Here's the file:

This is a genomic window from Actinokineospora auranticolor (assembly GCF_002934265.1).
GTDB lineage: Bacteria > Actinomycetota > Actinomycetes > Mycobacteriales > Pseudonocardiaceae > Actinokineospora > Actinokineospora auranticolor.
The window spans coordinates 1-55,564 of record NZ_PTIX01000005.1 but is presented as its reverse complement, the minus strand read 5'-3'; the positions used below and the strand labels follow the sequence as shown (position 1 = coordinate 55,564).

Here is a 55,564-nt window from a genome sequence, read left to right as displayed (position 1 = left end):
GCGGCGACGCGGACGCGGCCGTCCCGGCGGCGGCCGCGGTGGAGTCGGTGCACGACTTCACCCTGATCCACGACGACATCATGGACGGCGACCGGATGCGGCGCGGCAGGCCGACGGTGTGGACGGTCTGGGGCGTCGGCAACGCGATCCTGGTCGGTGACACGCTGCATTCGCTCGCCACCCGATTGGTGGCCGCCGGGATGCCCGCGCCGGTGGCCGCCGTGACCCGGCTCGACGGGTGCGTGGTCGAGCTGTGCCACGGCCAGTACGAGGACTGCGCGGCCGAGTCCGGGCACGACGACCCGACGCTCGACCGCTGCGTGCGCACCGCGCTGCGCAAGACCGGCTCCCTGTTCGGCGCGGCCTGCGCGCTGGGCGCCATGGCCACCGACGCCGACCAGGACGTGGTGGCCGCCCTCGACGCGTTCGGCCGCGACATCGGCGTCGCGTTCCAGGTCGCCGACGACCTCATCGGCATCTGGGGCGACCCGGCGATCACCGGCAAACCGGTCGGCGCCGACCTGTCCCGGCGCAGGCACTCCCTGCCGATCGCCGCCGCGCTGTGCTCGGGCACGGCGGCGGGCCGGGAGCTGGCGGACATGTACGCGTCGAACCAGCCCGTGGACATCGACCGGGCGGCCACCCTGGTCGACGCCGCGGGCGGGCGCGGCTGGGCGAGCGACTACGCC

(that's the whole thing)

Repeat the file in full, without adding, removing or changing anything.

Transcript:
This is a genomic window from Actinokineospora auranticolor (assembly GCF_002934265.1).
GTDB lineage: Bacteria > Actinomycetota > Actinomycetes > Mycobacteriales > Pseudonocardiaceae > Actinokineospora > Actinokineospora auranticolor.
The window spans coordinates 1-55,564 of record NZ_PTIX01000005.1 but is presented as its reverse complement, the minus strand read 5'-3'; the positions used below and the strand labels follow the sequence as shown (position 1 = coordinate 55,564).

Here is a 55,564-nt window from a genome sequence, read left to right as displayed (position 1 = left end):
GCGGCGACGCGGACGCGGCCGTCCCGGCGGCGGCCGCGGTGGAGTCGGTGCACGACTTCACCCTGATCCACGACGACATCATGGACGGCGACCGGATGCGGCGCGGCAGGCCGACGGTGTGGACGGTCTGGGGCGTCGGCAACGCGATCCTGGTCGGTGACACGCTGCATTCGCTCGCCACCCGATTGGTGGCCGCCGGGATGCCCGCGCCGGTGGCCGCCGTGACCCGGCTCGACGGGTGCGTGGTCGAGCTGTGCCACGGCCAGTACGAGGACTGCGCGGCCGAGTCCGGGCACGACGACCCGACGCTCGACCGCTGCGTGCGCACCGCGCTGCGCAAGACCGGCTCCCTGTTCGGCGCGGCCTGCGCGCTGGGCGCCATGGCCACCGACGCCGACCAGGACGTGGTGGCCGCCCTCGACGCGTTCGGCCGCGACATCGGCGTCGCGTTCCAGGTCGCCGACGACCTCATCGGCATCTGGGGCGACCCGGCGATCACCGGCAAACCGGTCGGCGCCGACCTGTCCCGGCGCAGGCACTCCCTGCCGATCGCCGCCGCGCTGTGCTCGGGCACGGCGGCGGGCCGGGAGCTGGCGGACATGTACGCGTCGAACCAGCCCGTGGACATCGACCGGGCGGCCACCCTGGTCGACGCCGCGGGCGGGCGCGGCTGGGCGAGCGACTACGCC